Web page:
Dr Tshepo Mokwena explains Mohs surgery for skin cancer.
What is Mohs surgery?
Also referred to as Mohs micrographic surgery, it’s a precise surgical technique used to treat different types of skin cancers.
During Mohs surgery, thin layers of cancer-containing skin are adequately removed, and microscopically examined until only cancer-free tissue remains.
The principle of Mohs surgery was developed, in 1938, by a general surgeon, Frederic E. Mohs, and the process was modified and perfected with modern technology to date.
The state-of-the-art procedure allows a specialist dermatologist to be a surgeon (Mohs surgeon), a pathologist and a reconstructive surgeon.
The process of Mohs
It involves the removal of cancerous tissue which is then processed by the Mohs surgeon in an on-site Mohs histological laboratory, while the patient returns to the hospital ward or waits in the waiting room.
This process allows tissue slides to be produced that show the whole, complete cut surface around the tumour, with modern staining or tissue marking techniques to enable orientation, and the exact location of the tumour.
The slides are then microscopically examined by the Mohs surgeon and any remaining tumour will be indicated very accurately, also including the exact area on the tumour wound where the tumour is still present.
During the process, the patient returns to the day theatre or procedure room where the process is repeated but only on the area of the remaining tumour, leaving the healthy tumour-free area of the wound untouched.
Once the Mohs surgeon confirms the skin and the affected area to be cancer-free, a specialist reconstructive surgeon or the Mohs surgeon will repair the defect where the cancer was removed, almost always on the same day.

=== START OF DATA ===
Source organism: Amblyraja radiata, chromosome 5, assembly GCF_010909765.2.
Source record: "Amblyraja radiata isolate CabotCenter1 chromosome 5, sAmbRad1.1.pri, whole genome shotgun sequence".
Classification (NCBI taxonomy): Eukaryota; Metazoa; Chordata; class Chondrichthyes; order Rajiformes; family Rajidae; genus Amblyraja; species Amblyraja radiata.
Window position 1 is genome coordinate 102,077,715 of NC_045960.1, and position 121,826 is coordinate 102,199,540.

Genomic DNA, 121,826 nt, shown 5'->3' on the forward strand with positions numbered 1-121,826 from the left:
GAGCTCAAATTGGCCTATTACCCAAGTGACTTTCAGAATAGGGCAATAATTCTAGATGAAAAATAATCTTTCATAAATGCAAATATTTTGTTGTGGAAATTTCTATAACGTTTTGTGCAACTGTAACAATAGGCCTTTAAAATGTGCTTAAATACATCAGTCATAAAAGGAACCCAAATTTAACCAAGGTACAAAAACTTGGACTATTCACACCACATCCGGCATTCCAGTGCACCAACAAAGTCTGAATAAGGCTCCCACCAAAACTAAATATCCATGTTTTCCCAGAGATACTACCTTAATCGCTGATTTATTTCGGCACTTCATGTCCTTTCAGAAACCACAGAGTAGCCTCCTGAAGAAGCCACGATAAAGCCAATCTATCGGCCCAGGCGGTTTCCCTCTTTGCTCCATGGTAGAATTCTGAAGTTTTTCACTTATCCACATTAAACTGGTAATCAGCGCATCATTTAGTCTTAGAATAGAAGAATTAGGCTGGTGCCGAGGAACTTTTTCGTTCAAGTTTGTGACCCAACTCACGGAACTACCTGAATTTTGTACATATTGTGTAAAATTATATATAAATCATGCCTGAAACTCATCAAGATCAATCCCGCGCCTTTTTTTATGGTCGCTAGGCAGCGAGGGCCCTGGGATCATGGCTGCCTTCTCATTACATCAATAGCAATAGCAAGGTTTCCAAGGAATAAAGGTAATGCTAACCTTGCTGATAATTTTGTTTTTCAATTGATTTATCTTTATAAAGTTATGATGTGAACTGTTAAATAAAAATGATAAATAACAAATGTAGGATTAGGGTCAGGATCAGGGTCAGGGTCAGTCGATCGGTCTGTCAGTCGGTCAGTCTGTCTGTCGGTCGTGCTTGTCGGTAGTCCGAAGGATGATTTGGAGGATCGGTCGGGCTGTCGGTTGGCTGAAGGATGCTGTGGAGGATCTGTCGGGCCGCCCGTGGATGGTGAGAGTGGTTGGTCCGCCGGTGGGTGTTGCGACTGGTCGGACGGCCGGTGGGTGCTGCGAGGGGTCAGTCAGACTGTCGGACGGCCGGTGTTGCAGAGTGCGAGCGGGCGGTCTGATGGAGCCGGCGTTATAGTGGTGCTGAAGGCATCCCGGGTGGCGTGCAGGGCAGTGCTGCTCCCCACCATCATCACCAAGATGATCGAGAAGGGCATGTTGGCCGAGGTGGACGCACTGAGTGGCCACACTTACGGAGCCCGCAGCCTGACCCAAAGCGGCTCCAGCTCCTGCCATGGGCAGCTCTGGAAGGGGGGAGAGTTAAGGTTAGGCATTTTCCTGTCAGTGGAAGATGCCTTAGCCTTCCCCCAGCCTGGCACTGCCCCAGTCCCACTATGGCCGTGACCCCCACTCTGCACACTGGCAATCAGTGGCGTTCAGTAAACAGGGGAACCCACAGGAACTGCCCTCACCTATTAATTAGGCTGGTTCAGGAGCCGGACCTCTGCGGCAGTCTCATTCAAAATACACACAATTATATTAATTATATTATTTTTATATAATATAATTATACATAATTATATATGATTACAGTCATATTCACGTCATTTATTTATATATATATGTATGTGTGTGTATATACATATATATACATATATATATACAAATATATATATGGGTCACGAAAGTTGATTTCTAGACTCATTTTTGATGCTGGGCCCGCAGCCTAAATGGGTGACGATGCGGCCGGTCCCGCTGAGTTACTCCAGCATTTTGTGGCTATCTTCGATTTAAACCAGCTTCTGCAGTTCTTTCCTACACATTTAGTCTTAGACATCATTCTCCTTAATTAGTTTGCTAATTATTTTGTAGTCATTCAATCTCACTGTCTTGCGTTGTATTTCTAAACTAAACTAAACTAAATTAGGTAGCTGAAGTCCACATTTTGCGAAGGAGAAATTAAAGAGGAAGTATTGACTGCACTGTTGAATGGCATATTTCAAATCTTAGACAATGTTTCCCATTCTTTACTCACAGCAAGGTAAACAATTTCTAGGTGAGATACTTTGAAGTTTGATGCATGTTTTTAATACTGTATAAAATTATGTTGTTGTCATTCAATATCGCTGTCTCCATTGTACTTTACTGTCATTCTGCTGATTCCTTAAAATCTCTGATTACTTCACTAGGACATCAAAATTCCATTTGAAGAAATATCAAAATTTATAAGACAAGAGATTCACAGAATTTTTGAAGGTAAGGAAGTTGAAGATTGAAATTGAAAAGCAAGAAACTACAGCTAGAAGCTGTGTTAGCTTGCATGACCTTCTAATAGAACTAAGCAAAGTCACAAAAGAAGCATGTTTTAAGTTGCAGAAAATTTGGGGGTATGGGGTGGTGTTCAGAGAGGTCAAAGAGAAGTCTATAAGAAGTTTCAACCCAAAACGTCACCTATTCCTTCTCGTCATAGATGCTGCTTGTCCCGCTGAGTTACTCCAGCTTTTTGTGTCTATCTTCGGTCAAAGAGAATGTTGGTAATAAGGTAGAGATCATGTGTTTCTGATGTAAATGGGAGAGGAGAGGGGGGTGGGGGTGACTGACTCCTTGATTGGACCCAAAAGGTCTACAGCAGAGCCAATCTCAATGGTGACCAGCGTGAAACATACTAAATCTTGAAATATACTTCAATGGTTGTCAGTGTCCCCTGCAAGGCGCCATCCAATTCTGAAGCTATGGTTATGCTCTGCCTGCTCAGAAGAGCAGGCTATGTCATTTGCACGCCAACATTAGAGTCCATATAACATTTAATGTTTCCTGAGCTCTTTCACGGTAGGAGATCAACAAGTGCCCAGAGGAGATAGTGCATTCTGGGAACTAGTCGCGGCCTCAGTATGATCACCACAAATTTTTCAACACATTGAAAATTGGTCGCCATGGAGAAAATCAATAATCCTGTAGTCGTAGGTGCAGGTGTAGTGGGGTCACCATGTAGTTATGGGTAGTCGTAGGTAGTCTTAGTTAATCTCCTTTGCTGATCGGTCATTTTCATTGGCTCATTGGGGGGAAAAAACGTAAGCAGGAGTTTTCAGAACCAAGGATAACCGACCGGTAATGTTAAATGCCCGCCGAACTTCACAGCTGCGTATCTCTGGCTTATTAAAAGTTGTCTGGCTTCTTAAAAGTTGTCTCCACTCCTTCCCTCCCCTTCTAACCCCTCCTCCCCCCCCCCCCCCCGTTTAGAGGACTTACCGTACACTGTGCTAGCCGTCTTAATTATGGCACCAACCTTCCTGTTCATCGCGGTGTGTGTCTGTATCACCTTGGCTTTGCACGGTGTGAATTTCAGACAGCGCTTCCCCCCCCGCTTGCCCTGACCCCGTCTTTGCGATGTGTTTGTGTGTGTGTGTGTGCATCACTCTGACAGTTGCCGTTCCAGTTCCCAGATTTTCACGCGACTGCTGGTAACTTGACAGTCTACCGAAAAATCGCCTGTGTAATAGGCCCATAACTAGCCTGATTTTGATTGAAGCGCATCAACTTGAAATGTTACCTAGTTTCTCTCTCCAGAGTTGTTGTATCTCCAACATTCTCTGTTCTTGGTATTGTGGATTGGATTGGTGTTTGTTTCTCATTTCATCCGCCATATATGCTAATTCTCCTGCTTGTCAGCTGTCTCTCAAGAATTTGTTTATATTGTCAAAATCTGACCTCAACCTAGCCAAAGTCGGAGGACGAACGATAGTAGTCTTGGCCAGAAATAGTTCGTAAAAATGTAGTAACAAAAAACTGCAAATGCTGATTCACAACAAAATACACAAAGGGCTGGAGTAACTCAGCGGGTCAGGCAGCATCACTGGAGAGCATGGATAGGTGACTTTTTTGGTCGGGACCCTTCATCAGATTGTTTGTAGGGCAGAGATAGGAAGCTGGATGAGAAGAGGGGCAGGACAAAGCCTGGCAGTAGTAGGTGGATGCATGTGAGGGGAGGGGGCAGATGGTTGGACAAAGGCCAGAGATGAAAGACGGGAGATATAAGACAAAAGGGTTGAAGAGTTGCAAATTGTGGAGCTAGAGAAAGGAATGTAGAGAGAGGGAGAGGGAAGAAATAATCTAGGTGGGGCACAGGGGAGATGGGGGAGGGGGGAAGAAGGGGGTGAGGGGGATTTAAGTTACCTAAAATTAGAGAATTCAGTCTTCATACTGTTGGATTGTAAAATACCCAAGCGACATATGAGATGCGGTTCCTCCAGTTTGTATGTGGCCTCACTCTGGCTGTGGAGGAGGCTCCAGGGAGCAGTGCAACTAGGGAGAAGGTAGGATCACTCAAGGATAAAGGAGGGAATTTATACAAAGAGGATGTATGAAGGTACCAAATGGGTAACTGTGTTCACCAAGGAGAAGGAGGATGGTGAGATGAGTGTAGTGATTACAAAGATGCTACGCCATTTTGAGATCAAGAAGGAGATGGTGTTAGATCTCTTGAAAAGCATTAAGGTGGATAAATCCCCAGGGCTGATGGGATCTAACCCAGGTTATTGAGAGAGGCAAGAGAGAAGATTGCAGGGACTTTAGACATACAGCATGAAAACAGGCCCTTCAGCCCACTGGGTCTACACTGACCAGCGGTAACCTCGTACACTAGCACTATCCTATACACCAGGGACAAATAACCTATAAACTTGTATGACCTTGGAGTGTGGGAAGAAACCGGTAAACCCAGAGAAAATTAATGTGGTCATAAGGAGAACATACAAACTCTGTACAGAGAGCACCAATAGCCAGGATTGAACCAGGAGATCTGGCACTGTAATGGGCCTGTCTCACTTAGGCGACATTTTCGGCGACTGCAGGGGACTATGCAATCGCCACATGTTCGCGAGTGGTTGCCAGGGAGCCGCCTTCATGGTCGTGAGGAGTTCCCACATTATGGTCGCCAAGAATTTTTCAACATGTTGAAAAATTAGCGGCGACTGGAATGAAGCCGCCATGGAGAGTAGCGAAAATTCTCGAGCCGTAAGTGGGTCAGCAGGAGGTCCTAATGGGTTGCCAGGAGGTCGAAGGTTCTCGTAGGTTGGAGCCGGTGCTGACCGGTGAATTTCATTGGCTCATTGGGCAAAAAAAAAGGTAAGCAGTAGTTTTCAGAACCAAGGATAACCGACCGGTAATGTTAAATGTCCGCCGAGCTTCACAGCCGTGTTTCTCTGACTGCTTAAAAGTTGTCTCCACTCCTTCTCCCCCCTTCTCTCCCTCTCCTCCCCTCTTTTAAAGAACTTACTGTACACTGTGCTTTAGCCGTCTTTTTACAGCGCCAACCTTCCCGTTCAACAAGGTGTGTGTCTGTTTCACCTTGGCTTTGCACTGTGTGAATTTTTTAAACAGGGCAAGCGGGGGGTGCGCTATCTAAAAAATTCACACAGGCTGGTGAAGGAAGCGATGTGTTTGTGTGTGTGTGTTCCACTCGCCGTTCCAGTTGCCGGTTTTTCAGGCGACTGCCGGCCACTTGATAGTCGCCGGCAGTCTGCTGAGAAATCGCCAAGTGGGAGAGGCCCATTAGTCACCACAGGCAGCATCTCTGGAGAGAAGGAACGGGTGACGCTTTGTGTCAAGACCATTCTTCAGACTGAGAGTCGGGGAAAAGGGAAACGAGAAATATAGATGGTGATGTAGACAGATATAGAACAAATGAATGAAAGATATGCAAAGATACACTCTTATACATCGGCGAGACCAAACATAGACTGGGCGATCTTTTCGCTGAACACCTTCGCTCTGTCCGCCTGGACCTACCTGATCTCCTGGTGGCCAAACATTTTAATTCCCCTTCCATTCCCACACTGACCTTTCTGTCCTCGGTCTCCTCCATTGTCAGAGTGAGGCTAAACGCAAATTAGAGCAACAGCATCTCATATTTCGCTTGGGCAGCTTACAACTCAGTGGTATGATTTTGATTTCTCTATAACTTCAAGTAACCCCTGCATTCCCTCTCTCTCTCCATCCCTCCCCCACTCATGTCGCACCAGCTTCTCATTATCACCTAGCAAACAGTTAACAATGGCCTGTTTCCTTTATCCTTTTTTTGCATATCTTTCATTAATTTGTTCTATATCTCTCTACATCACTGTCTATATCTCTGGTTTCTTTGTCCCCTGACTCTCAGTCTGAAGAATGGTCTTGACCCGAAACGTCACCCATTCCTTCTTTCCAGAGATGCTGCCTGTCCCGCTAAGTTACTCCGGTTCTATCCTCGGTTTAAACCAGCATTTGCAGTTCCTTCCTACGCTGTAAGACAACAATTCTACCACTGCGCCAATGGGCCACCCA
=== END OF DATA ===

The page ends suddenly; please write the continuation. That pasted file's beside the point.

Areas that should be treated
Large skin cancers, skin cancers with more aggressive growth patterns, cancers recurring following previous treatment, incompletely removed skin cancers, or skin cancers involving vital areas, such as nose, ears, lips and eyelids should be treated with Mohs surgery.
For complicated skin cancers, therapy is advanced through a multi-disciplinary team of plastic surgeons, ENT surgeons, oculoplastic, medical oncologists, surgical and radiation oncologists.
Benefits of Mohs surgery
Mohs surgery has been scientifically shown to have the highest success rate, as compared to traditional surgery of wide excision, with healthy wide rim tissue. The old traditional wide excision also resulted in tumour cells being left behind.
It continues to have the highest cure rate (99,5% for new skin cancers and 95% for recurrent skin cancers), but unfortunately, no cancer treatment or surgery has a 100% cure rate.
It can also be more cost-effective than other surgical methods, when considering the cost of surgical removal and separate histopathological analysis.
Outcome and healing
This depends on the size of the defect and the reconstructive process undertaken. Factors, such as underlying diseases, may play a role in the outcome. However, bleeding and infections are uncommon. The patient is followed-up for wound care management.
MEET THE EXPERT – Dr Tshepo Mokwena
Dr Tshepo Mokwena is a specialist dermatologist and is currently a registered Mohs surgeon, in association with the American Dermatological Surgical Society, at SkinMatters.